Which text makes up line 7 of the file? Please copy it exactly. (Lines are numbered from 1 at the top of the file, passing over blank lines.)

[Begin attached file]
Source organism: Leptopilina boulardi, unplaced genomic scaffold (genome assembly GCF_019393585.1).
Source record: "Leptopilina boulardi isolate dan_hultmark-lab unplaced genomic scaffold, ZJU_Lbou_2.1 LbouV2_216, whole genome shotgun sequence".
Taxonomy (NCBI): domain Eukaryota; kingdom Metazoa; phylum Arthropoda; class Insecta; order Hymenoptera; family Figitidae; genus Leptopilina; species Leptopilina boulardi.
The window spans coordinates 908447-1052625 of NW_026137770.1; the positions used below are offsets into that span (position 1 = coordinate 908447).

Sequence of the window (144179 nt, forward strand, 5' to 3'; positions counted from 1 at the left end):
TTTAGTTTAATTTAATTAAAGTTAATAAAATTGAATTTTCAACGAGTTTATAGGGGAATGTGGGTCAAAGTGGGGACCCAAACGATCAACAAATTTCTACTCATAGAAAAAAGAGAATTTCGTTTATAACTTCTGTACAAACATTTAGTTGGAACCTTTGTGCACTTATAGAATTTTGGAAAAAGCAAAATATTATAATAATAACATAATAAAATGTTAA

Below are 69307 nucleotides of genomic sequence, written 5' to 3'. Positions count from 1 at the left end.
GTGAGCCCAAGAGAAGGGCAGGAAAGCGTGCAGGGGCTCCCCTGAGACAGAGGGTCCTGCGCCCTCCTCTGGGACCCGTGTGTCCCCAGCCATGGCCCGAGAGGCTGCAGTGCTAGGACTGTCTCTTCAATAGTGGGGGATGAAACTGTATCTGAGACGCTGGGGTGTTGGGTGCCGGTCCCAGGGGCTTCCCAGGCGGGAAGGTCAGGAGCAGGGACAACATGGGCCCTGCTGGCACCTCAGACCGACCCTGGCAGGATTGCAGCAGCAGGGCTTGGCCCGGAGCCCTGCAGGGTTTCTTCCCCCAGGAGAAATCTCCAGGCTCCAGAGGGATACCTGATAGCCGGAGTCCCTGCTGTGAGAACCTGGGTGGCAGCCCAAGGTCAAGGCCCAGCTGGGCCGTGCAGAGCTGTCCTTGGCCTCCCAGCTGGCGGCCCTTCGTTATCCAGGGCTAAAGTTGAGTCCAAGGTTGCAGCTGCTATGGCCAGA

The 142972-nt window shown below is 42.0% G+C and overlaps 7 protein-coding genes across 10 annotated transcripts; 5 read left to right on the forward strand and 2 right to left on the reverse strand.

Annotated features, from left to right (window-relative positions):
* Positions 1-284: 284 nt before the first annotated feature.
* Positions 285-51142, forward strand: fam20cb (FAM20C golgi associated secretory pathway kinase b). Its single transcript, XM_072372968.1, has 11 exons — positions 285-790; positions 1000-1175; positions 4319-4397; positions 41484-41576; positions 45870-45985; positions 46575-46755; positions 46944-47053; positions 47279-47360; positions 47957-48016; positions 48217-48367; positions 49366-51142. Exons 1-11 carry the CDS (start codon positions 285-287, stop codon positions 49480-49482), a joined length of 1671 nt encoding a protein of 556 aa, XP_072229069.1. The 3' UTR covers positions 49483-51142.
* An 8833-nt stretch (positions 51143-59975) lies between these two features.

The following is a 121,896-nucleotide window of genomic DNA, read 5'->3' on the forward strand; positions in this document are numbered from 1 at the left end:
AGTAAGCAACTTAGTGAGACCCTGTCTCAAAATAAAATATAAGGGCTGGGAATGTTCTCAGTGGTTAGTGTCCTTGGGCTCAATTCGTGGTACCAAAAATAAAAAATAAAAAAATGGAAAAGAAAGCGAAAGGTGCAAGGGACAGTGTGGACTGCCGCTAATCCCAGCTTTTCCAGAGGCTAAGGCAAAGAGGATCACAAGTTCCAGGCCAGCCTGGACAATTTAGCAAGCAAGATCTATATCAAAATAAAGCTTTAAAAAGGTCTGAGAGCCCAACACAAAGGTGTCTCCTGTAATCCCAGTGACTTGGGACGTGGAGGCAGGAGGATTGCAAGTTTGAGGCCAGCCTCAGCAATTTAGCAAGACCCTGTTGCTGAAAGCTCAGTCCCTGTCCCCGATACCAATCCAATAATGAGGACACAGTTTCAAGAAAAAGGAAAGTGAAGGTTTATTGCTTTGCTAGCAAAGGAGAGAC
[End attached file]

Below are 69307 nucleotides of genomic sequence, written 5' to 3'. Positions count from 1 at the left end.